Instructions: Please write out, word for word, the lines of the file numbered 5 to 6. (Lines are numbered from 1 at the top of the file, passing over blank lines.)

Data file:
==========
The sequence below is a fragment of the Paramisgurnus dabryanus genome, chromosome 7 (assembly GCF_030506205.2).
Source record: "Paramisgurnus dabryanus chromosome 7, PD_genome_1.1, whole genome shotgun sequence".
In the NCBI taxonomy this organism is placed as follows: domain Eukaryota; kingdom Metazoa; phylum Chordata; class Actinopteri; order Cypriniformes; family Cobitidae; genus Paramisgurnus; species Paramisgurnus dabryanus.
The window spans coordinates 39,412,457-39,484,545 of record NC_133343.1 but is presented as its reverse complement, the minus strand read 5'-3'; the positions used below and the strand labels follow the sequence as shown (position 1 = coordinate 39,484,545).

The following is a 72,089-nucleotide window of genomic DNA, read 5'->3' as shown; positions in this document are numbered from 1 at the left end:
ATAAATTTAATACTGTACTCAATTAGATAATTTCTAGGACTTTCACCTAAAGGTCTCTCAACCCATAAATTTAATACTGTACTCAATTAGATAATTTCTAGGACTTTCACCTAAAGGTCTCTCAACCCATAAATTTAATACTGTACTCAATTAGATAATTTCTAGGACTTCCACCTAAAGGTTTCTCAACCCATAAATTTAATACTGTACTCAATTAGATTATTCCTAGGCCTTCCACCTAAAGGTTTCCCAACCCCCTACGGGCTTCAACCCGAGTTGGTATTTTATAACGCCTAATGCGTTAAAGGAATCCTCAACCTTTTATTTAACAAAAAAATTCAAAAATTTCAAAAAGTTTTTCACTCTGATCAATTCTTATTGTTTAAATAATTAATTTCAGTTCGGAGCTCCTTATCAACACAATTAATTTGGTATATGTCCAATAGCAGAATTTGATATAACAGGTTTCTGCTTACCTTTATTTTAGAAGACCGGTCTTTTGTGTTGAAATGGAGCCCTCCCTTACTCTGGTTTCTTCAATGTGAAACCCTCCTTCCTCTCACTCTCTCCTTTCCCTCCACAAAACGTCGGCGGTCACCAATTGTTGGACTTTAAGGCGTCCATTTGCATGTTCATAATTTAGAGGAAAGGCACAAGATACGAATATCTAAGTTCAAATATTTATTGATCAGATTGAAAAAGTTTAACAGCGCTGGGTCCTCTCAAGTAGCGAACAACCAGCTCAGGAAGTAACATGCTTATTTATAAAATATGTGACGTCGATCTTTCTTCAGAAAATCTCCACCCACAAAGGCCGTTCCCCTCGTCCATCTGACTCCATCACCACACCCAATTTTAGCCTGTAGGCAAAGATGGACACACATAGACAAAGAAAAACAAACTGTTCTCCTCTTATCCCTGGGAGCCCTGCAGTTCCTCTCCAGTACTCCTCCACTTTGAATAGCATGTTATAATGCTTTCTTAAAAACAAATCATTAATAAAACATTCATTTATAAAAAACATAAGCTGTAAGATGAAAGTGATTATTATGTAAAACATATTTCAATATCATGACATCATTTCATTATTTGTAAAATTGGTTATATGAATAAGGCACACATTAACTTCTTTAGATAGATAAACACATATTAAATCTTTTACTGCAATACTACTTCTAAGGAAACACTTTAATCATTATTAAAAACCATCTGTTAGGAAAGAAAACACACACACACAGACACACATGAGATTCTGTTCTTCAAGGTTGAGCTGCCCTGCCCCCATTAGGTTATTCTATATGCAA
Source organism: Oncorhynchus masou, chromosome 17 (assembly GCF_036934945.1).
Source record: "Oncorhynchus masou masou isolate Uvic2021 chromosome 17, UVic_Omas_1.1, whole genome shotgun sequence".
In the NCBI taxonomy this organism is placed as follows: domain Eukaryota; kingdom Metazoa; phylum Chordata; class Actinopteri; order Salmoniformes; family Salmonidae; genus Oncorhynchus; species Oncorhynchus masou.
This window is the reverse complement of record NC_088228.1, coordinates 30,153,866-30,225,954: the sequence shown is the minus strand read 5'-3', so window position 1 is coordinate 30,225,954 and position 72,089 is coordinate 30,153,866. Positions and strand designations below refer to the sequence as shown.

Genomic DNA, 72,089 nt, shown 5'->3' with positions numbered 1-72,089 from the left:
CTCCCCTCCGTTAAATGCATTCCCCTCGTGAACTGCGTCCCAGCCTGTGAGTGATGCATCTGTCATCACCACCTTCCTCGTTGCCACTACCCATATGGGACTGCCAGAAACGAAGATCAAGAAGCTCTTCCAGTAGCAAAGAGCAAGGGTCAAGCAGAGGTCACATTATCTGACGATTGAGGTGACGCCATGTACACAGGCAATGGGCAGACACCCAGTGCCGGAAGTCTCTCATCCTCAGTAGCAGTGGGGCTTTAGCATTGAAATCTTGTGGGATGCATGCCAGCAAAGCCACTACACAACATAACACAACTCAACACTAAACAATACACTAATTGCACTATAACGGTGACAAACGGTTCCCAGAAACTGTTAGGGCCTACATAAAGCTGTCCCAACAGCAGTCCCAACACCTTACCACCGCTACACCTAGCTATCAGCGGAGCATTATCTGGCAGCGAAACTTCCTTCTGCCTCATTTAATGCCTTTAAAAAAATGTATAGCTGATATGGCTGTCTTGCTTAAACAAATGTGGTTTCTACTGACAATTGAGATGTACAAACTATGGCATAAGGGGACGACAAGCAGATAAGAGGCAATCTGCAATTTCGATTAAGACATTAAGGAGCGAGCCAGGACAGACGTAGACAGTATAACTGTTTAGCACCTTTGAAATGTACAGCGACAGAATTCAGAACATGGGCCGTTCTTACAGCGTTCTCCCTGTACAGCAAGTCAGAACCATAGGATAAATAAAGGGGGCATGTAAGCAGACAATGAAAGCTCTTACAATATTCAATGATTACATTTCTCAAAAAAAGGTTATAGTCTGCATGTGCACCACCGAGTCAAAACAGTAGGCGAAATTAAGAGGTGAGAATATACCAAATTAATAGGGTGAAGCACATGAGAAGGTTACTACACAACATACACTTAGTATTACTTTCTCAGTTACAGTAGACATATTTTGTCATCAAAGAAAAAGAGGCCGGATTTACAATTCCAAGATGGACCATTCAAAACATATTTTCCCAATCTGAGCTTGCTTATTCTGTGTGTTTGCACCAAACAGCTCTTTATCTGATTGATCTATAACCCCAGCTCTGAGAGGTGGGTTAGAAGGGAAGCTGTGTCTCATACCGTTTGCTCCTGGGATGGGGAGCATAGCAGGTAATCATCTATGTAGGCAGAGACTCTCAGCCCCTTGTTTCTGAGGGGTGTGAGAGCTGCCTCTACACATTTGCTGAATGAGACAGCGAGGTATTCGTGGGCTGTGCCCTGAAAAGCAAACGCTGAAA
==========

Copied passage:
The following is a 72,089-nucleotide window of genomic DNA, read 5'->3' as shown; positions in this document are numbered from 1 at the left end:
ATAAATTTAATACTGTACTCAATTAGATAATTTCTAGGACTTTCACCTAAAGGTCTCTCAACCCATAAATTTAATACTGTACTCAATTAGATAATTTCTAGGACTTTCACCTAAAGGTCTCTCAACCCATAAATTTAATACTGTACTCAATTAGATAATTTCTAGGACTTCCACCTAAAGGTTTCTCAACCCATAAATTTAATACTGTACTCAATTAGATTATTCCTAGGCCTTCCACCTAAAGGTTTCCCAACCCCCTACGGGCTTCAACCCGAGTTGGTATTTTATAACGCCTAATGCGTTAAAGGAATCCTCAACCTTTTATTTAACAAAAAAATTCAAAAATTTCAAAAAGTTTTTCACTCTGATCAATTCTTATTGTTTAAATAATTAATTTCAGTTCGGAGCTCCTTATCAACACAATTAATTTGGTATATGTCCAATAGCAGAATTTGATATAACAGGTTTCTGCTTACCTTTATTTTAGAAGACCGGTCTTTTGTGTTGAAATGGAGCCCTCCCTTACTCTGGTTTCTTCAATGTGAAACCCTCCTTCCTCTCACTCTCTCCTTTCCCTCCACAAAACGTCGGCGGTCACCAATTGTTGGACTTTAAGGCGTCCATTTGCATGTTCATAATTTAGAGGAAAGGCACAAGATACGAATATCTAAGTTCAAATATTTATTGATCAGATTGAAAAAGTTTAACAGCGCTGGGTCCTCTCAAGTAGCGAACAACCAGCTCAGGAAGTAACATGCTTATTTATAAAATATGTGACGTCGATCTTTCTTCAGAAAATCTCCACCCACAAAGGCCGTTCCCCTCGTCCATCTGACTCCATCACCACACCCAATTTTAGCCTGTAGGCAAAGATGGACACACATAGACAAAGAAAAACAAACTGTTCTCCTCTTATCCCTGGGAGCCCTGCAGTTCCTCTCCAGTACTCCTCCACTTTGAATAGCATGTTATAATGCTTTCTTAAAAACAAATCATTAATAAAACATTCATTTATAAAAAACATAAGCTGTAAGATGAAAGTGATTATTATGTAAAACATATTTCAATATCATGACATCATTTCATTATTTGTAAAATTGGTTATATGAATAAGGCACACATTAACTTCTTTAGATAGATAAACACATATTAAATCTTTTACTGCAATACTACTTCTAAGGAAACACTTTAATCATTATTAAAAACCATCTGTTAGGAAAGAAAACACACACACACAGACACACATGAGATTCTGTTCTTCAAGGTTGAGCTGCCCTGCCCCCATTAGGTTATTCTATATGCAA